By Scott Trudeau

Created

February 13, 2008

Austin is a great city. The music and food are fantastic, the people friendly, and the traffic…well; umm…they’re working on it. Last week’s TCEA conference lived up to the high Austin standards I have come to expect. The event was well attended, offered many great workshops, and hosted a football-sized field of computer and technology vendors. Of course Adobe had a large presence and their booth was always jammed full of conference goers hoping to learn about the latest Adobe magic.
I had the opportunity to present three Adobe-themed workshops: Dreamweaver, Acrobat, and Photoshop. Each session was well attended by a slew of enthusiastic educators chomping at the bit to add to their bag of tricks. Yep, it was one whirl-wind of a week, and judging from the twinkle in their eyes, I would have to say that their students are in for some exciting stuff.
Now that I have had a few days to recover from my “Austin experience,” I can’t help but to think about the strange transition that is taking place regarding web design in education. The professional design community has been going through the CSS change for about 8 years now, but designing pages using Cascading Style Sheets has only recently trickled down into the high school web and multimedia classes. In fact, many teachers in the session were not familiar with the term CSS or had only just begin dabbling with learning how to use Cascading Style Sheets.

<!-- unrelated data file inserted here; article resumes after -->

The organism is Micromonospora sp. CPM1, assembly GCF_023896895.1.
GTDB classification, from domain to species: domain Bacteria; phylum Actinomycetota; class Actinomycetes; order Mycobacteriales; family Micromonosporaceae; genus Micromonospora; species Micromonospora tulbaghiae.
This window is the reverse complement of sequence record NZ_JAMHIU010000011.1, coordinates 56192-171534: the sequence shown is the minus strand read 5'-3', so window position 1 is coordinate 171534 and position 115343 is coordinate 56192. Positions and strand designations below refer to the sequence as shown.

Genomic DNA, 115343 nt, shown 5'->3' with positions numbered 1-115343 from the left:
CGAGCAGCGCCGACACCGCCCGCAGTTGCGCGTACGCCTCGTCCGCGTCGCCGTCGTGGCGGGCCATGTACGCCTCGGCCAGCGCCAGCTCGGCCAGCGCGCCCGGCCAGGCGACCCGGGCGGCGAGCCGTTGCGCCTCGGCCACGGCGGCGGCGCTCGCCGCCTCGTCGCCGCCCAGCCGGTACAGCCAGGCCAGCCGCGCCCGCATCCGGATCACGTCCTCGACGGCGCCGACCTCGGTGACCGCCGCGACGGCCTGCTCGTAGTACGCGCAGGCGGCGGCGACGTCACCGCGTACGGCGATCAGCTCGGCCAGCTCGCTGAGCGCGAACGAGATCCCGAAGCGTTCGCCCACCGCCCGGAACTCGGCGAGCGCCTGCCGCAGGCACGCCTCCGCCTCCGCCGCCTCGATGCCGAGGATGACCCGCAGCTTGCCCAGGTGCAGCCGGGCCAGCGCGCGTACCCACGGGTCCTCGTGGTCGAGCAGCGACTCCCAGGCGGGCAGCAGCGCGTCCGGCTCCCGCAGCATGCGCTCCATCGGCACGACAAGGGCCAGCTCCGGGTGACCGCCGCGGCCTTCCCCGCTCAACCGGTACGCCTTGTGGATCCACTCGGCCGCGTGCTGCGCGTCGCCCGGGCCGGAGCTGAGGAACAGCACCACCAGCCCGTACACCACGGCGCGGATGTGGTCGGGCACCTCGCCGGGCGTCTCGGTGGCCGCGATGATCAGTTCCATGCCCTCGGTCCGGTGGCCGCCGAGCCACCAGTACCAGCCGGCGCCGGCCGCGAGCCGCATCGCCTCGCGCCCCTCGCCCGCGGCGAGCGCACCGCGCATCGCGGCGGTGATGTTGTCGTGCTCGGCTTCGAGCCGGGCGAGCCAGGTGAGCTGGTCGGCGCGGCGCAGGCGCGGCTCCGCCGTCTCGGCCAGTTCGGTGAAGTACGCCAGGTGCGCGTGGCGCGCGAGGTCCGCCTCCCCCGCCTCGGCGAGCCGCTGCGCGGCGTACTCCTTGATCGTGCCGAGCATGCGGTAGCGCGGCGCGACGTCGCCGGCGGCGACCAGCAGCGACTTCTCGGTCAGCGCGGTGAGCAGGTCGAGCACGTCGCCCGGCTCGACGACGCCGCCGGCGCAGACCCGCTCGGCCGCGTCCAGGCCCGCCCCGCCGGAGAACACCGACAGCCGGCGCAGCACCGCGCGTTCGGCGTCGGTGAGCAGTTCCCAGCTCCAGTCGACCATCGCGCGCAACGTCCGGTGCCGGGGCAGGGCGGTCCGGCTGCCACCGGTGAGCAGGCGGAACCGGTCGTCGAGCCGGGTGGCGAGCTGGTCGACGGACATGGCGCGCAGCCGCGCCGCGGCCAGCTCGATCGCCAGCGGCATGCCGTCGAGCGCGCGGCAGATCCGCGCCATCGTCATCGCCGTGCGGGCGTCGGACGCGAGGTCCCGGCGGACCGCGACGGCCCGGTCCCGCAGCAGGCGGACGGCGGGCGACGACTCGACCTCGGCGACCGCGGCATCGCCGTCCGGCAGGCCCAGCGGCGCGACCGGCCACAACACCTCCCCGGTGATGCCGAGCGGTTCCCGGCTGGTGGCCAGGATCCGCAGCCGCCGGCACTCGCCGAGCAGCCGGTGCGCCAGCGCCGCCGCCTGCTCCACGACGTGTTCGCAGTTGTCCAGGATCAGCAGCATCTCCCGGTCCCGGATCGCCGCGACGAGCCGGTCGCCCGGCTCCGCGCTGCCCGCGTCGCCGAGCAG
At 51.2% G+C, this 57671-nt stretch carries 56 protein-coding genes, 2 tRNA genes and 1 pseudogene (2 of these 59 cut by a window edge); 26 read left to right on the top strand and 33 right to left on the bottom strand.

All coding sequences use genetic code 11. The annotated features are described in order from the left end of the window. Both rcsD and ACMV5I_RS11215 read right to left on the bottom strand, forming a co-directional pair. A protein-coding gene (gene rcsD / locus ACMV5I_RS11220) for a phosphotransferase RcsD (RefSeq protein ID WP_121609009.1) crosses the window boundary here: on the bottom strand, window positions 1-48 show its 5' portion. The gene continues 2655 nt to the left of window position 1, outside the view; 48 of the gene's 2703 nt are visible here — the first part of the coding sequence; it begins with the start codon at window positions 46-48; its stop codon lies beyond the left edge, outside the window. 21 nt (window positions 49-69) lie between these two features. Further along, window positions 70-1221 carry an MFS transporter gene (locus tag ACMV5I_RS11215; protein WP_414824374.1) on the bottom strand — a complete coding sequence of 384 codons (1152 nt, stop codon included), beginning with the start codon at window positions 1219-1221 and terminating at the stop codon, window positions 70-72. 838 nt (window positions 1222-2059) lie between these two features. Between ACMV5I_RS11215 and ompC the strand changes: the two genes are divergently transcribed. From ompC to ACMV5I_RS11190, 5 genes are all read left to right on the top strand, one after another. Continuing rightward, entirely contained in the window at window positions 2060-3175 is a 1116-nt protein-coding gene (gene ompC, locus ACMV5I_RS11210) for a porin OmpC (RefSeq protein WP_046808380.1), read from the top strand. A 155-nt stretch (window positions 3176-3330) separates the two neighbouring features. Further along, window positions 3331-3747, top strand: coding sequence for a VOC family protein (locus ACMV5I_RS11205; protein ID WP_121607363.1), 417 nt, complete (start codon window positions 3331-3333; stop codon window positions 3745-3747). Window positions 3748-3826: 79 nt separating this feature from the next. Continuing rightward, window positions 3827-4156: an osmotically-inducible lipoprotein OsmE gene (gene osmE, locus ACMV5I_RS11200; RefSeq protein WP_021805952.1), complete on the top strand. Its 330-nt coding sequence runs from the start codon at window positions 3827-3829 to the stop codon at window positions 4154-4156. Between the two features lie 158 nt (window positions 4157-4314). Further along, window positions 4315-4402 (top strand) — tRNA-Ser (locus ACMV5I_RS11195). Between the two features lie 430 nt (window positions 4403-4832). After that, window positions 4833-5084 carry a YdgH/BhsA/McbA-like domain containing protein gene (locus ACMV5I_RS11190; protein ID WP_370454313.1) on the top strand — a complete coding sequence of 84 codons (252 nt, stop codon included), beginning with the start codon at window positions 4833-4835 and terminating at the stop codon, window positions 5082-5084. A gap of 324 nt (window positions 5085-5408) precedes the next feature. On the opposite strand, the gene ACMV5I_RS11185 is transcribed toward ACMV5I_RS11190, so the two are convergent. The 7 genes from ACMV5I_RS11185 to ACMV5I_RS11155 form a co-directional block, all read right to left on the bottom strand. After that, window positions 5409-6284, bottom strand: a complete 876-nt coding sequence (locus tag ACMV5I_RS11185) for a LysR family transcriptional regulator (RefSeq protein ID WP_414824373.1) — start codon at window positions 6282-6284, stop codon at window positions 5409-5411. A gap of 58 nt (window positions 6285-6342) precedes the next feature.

I like to “feel out” the skill level of my audience, so when I started to speak about CSS and eyes started to glaze over, I quickly switched gears and started teaching table-based layouts. Yep…I sold out. Much like a science teacher refusing to teach that Pluto is now a planetoid, I sold out.
About two years ago I decided to ditch table based layout and go strictly with CSS. Frankly, the transition was not an easy one and the time investment was huge. Learning all about the different browser quirks and hacks was enough to pull my hair out. Most of my time was spent trying to figure out why one page looked good in “browser A” but was completely blown out in “browser B.” Learning the ins-and-outs of CSS took time…lots and lots of time (and coffee, and aspirin, and more coffee).
But in hindsight, I should have stuck with my guns. A good teacher finds ways to teach hard content. A good teacher finds ways to reach both the struggling newbie and the seasoned brainiac. A good teacher doesn’t shy away from a hard topic. Next year I’ll be teaching CSS layout…and sticking with my guns! Next year teachers will be walking out with a twinkle in their eye and some new CSS tricks in their toolbox!
So, what learning materials (websites, books, etc.) have helped you learn more about desiging with CSS?

COMMENTS

  • By Sherry Ziolkowski - 10:02 AM on March 3, 2008  

    I, too, have had my struggles with CSS… but Dreamweaver CS3 makes life with CSS much easier. I think the best website to make students excited about the potential of CSS is Css Zen Garden.